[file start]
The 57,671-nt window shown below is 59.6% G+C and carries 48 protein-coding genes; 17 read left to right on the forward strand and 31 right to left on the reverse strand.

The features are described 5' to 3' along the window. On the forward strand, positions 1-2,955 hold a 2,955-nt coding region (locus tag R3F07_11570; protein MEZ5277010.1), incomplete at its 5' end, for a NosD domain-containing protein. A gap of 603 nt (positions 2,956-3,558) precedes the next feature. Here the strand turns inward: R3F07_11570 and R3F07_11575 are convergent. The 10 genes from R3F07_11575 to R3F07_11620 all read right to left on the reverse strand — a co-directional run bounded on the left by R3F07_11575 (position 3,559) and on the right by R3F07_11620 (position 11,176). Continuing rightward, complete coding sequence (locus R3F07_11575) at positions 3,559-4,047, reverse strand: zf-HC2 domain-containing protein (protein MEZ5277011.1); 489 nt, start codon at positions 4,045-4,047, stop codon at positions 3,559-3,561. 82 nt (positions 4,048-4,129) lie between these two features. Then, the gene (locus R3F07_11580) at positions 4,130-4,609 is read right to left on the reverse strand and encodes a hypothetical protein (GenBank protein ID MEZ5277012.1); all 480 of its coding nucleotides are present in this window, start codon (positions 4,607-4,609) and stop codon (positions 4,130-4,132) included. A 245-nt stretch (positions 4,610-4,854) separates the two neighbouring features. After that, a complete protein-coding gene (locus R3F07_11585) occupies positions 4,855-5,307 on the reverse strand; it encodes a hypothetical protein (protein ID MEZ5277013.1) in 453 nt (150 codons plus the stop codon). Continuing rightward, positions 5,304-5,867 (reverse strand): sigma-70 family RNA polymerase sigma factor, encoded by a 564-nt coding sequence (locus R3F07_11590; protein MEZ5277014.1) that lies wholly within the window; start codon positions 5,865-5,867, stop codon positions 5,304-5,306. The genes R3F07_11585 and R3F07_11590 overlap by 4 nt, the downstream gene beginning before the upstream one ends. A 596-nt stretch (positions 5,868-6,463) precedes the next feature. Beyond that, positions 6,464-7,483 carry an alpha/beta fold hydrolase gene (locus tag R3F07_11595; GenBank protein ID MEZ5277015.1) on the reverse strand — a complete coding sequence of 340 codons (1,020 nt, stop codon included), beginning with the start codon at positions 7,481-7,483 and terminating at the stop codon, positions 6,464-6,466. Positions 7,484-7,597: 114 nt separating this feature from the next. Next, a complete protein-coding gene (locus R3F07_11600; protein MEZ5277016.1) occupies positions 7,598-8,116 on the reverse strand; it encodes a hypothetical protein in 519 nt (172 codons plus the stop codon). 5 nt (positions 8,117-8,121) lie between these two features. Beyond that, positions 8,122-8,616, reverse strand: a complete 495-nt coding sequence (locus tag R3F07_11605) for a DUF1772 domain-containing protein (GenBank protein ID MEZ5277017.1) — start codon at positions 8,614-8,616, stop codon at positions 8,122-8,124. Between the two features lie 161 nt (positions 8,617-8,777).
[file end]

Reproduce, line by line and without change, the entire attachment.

The 57,671-nt window shown below is 59.6% G+C and carries 48 protein-coding genes; 17 read left to right on the forward strand and 31 right to left on the reverse strand.

The features are described 5' to 3' along the window. On the forward strand, positions 1-2,955 hold a 2,955-nt coding region (locus tag R3F07_11570; protein MEZ5277010.1), incomplete at its 5' end, for a NosD domain-containing protein. A gap of 603 nt (positions 2,956-3,558) precedes the next feature. Here the strand turns inward: R3F07_11570 and R3F07_11575 are convergent. The 10 genes from R3F07_11575 to R3F07_11620 all read right to left on the reverse strand — a co-directional run bounded on the left by R3F07_11575 (position 3,559) and on the right by R3F07_11620 (position 11,176). Continuing rightward, complete coding sequence (locus R3F07_11575) at positions 3,559-4,047, reverse strand: zf-HC2 domain-containing protein (protein MEZ5277011.1); 489 nt, start codon at positions 4,045-4,047, stop codon at positions 3,559-3,561. 82 nt (positions 4,048-4,129) lie between these two features. Then, the gene (locus R3F07_11580) at positions 4,130-4,609 is read right to left on the reverse strand and encodes a hypothetical protein (GenBank protein ID MEZ5277012.1); all 480 of its coding nucleotides are present in this window, start codon (positions 4,607-4,609) and stop codon (positions 4,130-4,132) included. A 245-nt stretch (positions 4,610-4,854) separates the two neighbouring features. After that, a complete protein-coding gene (locus R3F07_11585) occupies positions 4,855-5,307 on the reverse strand; it encodes a hypothetical protein (protein ID MEZ5277013.1) in 453 nt (150 codons plus the stop codon). Continuing rightward, positions 5,304-5,867 (reverse strand): sigma-70 family RNA polymerase sigma factor, encoded by a 564-nt coding sequence (locus R3F07_11590; protein MEZ5277014.1) that lies wholly within the window; start codon positions 5,865-5,867, stop codon positions 5,304-5,306. The genes R3F07_11585 and R3F07_11590 overlap by 4 nt, the downstream gene beginning before the upstream one ends. A 596-nt stretch (positions 5,868-6,463) precedes the next feature. Beyond that, positions 6,464-7,483 carry an alpha/beta fold hydrolase gene (locus tag R3F07_11595; GenBank protein ID MEZ5277015.1) on the reverse strand — a complete coding sequence of 340 codons (1,020 nt, stop codon included), beginning with the start codon at positions 7,481-7,483 and terminating at the stop codon, positions 6,464-6,466. Positions 7,484-7,597: 114 nt separating this feature from the next. Next, a complete protein-coding gene (locus R3F07_11600; protein MEZ5277016.1) occupies positions 7,598-8,116 on the reverse strand; it encodes a hypothetical protein in 519 nt (172 codons plus the stop codon). 5 nt (positions 8,117-8,121) lie between these two features. Beyond that, positions 8,122-8,616, reverse strand: a complete 495-nt coding sequence (locus tag R3F07_11605) for a DUF1772 domain-containing protein (GenBank protein ID MEZ5277017.1) — start codon at positions 8,614-8,616, stop codon at positions 8,122-8,124. Between the two features lie 161 nt (positions 8,617-8,777).